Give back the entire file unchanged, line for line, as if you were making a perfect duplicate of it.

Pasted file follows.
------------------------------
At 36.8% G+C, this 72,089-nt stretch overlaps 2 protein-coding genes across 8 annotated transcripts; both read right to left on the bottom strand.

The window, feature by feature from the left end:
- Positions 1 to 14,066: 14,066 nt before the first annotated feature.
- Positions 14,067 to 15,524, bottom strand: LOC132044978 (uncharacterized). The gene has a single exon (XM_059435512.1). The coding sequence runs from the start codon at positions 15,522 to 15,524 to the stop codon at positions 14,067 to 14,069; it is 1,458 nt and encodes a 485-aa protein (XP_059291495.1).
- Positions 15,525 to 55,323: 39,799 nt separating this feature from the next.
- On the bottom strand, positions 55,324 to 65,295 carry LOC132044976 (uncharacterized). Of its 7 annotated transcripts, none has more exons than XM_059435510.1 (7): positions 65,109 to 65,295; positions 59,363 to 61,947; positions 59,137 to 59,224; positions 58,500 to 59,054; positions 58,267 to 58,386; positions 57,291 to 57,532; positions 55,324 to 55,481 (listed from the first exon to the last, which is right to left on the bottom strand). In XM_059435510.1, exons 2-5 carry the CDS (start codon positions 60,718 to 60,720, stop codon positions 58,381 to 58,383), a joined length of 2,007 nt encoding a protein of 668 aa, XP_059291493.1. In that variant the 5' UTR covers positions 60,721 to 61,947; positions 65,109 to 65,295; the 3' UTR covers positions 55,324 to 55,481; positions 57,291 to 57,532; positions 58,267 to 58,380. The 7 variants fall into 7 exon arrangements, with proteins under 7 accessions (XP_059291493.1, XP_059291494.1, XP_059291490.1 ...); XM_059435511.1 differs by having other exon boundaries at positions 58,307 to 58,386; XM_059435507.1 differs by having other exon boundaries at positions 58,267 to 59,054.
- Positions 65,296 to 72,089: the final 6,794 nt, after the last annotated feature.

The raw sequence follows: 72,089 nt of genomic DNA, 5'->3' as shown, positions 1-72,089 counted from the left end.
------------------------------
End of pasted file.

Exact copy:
At 36.8% G+C, this 72,089-nt stretch overlaps 2 protein-coding genes across 8 annotated transcripts; both read right to left on the bottom strand.

The window, feature by feature from the left end:
- Positions 1 to 14,066: 14,066 nt before the first annotated feature.
- Positions 14,067 to 15,524, bottom strand: LOC132044978 (uncharacterized). The gene has a single exon (XM_059435512.1). The coding sequence runs from the start codon at positions 15,522 to 15,524 to the stop codon at positions 14,067 to 14,069; it is 1,458 nt and encodes a 485-aa protein (XP_059291495.1).
- Positions 15,525 to 55,323: 39,799 nt separating this feature from the next.
- On the bottom strand, positions 55,324 to 65,295 carry LOC132044976 (uncharacterized). Of its 7 annotated transcripts, none has more exons than XM_059435510.1 (7): positions 65,109 to 65,295; positions 59,363 to 61,947; positions 59,137 to 59,224; positions 58,500 to 59,054; positions 58,267 to 58,386; positions 57,291 to 57,532; positions 55,324 to 55,481 (listed from the first exon to the last, which is right to left on the bottom strand). In XM_059435510.1, exons 2-5 carry the CDS (start codon positions 60,718 to 60,720, stop codon positions 58,381 to 58,383), a joined length of 2,007 nt encoding a protein of 668 aa, XP_059291493.1. In that variant the 5' UTR covers positions 60,721 to 61,947; positions 65,109 to 65,295; the 3' UTR covers positions 55,324 to 55,481; positions 57,291 to 57,532; positions 58,267 to 58,380. The 7 variants fall into 7 exon arrangements, with proteins under 7 accessions (XP_059291493.1, XP_059291494.1, XP_059291490.1 ...); XM_059435511.1 differs by having other exon boundaries at positions 58,307 to 58,386; XM_059435507.1 differs by having other exon boundaries at positions 58,267 to 59,054.
- Positions 65,296 to 72,089: the final 6,794 nt, after the last annotated feature.

The raw sequence follows: 72,089 nt of genomic DNA, 5'->3' as shown, positions 1-72,089 counted from the left end.